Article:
All in all, we can say that the decision of wether to clip or to coil an aneurysm should be taken by a neurovascular team and it depends on the expertise of neurosurgeons and endovascular therapists. The aforementioned information as well as aneurysm location, neck width, size and shape must be considered along with the patient’s medical and neurological status in order to choose the best treatment. As a rough guidance, we can say that factors in favor of clipping are: younger age, presence of space occupying intracranial hematoma, and aneurysmspecific factors such as: location (anterior circulation aneurysms), wide aneurysm neck, or arterial branches exiting directly out of the aneurysmal sac .
6 Management of recurrent aneurysms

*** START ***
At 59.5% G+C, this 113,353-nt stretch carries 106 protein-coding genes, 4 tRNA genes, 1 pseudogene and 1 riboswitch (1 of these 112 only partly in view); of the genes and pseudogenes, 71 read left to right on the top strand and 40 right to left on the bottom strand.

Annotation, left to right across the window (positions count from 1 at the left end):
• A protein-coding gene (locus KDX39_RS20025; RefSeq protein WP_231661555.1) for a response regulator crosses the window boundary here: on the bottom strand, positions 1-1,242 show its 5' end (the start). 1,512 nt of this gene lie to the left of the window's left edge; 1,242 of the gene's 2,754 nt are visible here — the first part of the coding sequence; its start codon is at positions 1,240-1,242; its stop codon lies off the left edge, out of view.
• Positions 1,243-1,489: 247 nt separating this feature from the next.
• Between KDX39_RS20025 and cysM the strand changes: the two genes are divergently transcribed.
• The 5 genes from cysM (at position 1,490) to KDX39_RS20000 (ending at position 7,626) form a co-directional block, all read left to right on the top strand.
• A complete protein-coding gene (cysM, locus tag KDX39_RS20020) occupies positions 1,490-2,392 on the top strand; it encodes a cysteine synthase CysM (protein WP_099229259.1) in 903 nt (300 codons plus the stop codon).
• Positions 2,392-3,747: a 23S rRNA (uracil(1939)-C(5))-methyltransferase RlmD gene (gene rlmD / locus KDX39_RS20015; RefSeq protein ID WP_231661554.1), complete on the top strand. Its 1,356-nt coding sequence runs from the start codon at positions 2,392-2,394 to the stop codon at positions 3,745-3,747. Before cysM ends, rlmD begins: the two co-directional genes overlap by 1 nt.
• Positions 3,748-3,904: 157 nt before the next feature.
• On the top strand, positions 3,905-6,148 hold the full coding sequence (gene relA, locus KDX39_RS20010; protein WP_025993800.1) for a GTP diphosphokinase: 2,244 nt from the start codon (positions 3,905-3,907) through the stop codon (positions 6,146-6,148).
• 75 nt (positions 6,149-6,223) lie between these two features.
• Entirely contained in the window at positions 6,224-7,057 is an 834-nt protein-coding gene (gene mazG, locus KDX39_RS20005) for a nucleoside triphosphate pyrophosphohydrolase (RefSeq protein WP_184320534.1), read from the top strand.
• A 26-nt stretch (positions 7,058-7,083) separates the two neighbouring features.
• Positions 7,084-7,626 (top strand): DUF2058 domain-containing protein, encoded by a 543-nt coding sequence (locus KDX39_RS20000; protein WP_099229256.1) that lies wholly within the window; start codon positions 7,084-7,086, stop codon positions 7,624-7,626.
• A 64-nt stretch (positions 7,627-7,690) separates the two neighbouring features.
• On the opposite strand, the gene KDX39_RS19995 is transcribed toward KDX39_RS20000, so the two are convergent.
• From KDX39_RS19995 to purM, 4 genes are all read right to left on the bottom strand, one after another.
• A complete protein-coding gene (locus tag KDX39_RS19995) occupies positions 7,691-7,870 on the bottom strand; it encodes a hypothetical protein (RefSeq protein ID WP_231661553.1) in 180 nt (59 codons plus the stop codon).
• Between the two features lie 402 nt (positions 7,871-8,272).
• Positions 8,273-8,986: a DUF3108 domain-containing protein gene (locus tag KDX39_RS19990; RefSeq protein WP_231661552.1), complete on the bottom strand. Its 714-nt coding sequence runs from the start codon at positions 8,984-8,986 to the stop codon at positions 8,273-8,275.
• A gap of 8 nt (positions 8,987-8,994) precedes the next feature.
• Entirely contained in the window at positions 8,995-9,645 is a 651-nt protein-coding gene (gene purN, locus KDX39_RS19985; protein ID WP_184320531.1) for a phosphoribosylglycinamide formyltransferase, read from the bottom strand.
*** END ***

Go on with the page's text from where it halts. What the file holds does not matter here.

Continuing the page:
With the growing volume of aneurysms treated with endovascular methods and the unavoidable risks of incomplete coiling or recurrence, the volume of coiled aneurysms requiring surgical management is growing. The paper published by Zhang and Barrow illustrates neurosurgical management of 40 intracranial aneurysms previously treated with endovascular therapy. This is a large cases series with a 7-year period follow-up . They indicate retreatment with surgery for patients whose unfavorable vascular anatomy or aneurysm configuration impede endovascular techniques. Depending on the patient medical and neurological condition, retreatment is recommended when an aneurysm is less than 90% obliterated (partial occlusion criteria) or if progressive growth of the remnant is demonstrated . Retreatment choice should be individualized on the basis of the remnant’s anatomy and available neurosurgical and endovascular expertise. Recurrent aneurysms can be treated with endovascular therapy using more recent adjuncts such as improved coils, stents or balloon remodeling. Ringer and Lanzino found in their prospective multicentric study of 311 patients, that pretreatment with coils had a low risk (1,28%) of death or major disability .